The Nassau County Legal Aid Society Fiasco

It’s been a while since Ken Womble left his first job as a public defender for the Nassau County Legal Aid Society to go to Brooklyn, but the lingering anger and pain stayed with him. Until he let it out in this extraordinary Fault Lines exposé.

Upon arrival, the public defender is handed a list with the names of criminal defendants who must be arraigned that day along with some of the Penal Law charges each one is alleged to have violated. This is the totality of information the public defender receives before heading down to the basement cells to meet and interview his new clients.

The utterly ineffectual management at the Nassau County Legal Aid Society has not taken this lying down (more lounging with a slight, but still quite comfortable, incline). They have created a tool to assist their attorneys with the impossible task of interviewing upwards of 50 clients without any valuable information. A card.

The story only gets worse, with public defenders interviewing clients at the bars of mass holding cells, without having in hand the complaints or rap sheets, with no time to speak to defendants, no less their families to enable them to prepare for arraignment. Needless to say, a defendant who doesn’t get out is monumentally more likely to lose, to plead out, than one who does, making arraignment one of the most critical phases of the process.

Adding insult to injury, the first meeting is where public defenders desperately need to establish a rapport with their clients, to show that they aren’t the “public pretenders” many think they are. Instead, they are left to look like idiots, unable to provide basic information about the charges. It’s hard to establish trust when a lawyer has to ask a defendant why he’s there.

Just as one would expect Nassau County, just over the border from New York City, to have candidates for District Attorney who have a clue, one would also expect its public defenders to have the professionalism, training and dedication found in the City.  This isn’t happening in some god-forsaken courthouse in Bumfuck, Nowhere, for crying out loud.

So I reached out to Kent Moston, Attorney-in-Chief of Nassau LAS, and Debbie Wright, president of the Association of Legal Aid Attorneys, UAW Local 2325, which took over the bargaining unit for Nassau County last year.  Moston never got back to me, but Debby Wright, shocked by what was happening, quickly replied.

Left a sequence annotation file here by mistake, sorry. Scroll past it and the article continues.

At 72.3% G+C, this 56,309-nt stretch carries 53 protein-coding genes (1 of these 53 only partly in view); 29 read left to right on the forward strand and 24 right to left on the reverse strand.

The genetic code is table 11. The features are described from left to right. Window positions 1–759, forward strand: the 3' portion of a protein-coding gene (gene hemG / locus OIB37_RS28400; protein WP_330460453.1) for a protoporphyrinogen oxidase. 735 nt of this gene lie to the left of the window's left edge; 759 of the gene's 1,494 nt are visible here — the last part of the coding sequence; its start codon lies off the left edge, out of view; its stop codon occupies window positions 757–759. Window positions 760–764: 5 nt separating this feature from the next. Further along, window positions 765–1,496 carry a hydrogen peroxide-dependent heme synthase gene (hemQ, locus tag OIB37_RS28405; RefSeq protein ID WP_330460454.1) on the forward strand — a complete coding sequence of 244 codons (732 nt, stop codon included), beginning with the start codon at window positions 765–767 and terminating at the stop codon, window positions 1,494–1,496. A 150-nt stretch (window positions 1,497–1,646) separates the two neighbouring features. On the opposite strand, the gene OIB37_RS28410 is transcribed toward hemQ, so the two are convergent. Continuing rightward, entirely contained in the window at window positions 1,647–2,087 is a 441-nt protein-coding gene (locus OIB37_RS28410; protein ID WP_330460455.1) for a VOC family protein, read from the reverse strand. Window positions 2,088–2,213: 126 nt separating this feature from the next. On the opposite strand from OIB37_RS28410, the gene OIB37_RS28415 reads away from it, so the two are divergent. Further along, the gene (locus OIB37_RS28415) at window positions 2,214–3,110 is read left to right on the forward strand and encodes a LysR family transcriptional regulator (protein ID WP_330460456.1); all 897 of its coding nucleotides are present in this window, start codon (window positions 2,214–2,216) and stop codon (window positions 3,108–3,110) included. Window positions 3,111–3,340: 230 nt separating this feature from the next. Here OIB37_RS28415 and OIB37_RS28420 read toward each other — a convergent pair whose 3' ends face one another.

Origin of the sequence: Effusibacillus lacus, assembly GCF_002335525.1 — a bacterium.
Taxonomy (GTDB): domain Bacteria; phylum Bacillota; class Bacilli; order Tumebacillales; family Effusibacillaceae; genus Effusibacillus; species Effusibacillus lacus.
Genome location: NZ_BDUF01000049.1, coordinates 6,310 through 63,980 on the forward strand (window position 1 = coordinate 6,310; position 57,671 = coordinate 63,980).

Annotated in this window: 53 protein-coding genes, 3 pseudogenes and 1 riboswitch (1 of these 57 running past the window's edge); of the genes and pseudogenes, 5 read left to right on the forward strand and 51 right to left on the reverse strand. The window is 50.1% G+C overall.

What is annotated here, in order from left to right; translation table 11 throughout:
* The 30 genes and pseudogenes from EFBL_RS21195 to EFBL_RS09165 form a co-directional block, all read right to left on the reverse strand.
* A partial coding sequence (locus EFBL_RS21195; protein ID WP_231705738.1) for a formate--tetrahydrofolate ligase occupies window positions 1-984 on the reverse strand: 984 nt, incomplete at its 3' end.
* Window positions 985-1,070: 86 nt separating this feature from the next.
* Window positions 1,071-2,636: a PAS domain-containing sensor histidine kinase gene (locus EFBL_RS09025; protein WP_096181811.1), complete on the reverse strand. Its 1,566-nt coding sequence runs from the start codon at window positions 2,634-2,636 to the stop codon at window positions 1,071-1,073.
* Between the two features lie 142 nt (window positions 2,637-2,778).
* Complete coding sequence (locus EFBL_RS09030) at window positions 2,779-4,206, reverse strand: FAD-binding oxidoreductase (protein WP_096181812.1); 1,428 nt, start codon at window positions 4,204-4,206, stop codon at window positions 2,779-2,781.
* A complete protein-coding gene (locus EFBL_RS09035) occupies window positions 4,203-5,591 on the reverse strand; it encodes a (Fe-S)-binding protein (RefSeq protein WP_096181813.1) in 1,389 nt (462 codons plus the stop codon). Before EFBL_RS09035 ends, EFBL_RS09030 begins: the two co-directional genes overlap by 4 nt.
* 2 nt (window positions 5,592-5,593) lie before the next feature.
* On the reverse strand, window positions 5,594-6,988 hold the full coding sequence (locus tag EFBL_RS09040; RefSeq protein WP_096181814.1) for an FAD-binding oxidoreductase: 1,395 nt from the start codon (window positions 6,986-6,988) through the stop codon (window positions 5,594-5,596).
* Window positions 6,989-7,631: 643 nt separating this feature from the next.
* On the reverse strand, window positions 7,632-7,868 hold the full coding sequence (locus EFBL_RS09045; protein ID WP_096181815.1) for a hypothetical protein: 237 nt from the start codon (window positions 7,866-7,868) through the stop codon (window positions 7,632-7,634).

How was this possible, I asked?  Wright explained that Nassau LAS was still in the “dark ages,” and that Moston had little more interest in talking to her than he did to me about his “own little fiefdom.”

“You just have to accept it,” Wright said she was told by Moston. “We’re not like the City, and that’s the way it’s done here.”  Apparently, there was no crossover between the City LAS and Nassau County, no sharing of resources such as training, which is highly developed in the City and nearly non-existent in Nassau.

When Wright’s association first took over the Nassau public defenders, she sought to meet with Moston, to work with him to end the downward spiral of public defenders being incapable of doing their jobs.  She said that he had no interest in meeting with the union, and his response was essentially to “sit in the corner and be quiet.”

But what about the failure to be able to perform basic functions? She was told “at the end of the day, it’s really just about bail.”

As horrifically clueless as that was, it turned out that it wasn’t “just about bail” at all, but about institutional problems plaguing Nassau LAS.  Unlike the City, it doesn’t hire “classes” of lawyers, all coming in at the same time, being trained, and put into action. Rather, Nassau LAS hires ad hoc, throwing essentially untrained individuals, with no classmates to help, into the deep end.

New lawyers for the Nassau LAS give a three year commitment, but they struggle to keep them, both because of the working conditions and the fact that they know they will be terminated at the end of their commitment. Unless one of the few senior lawyers leaves, there is no place for them, and the experience-drain means there is no incentive to fulfill their commitment. So off they go, as soon as they can find a better job.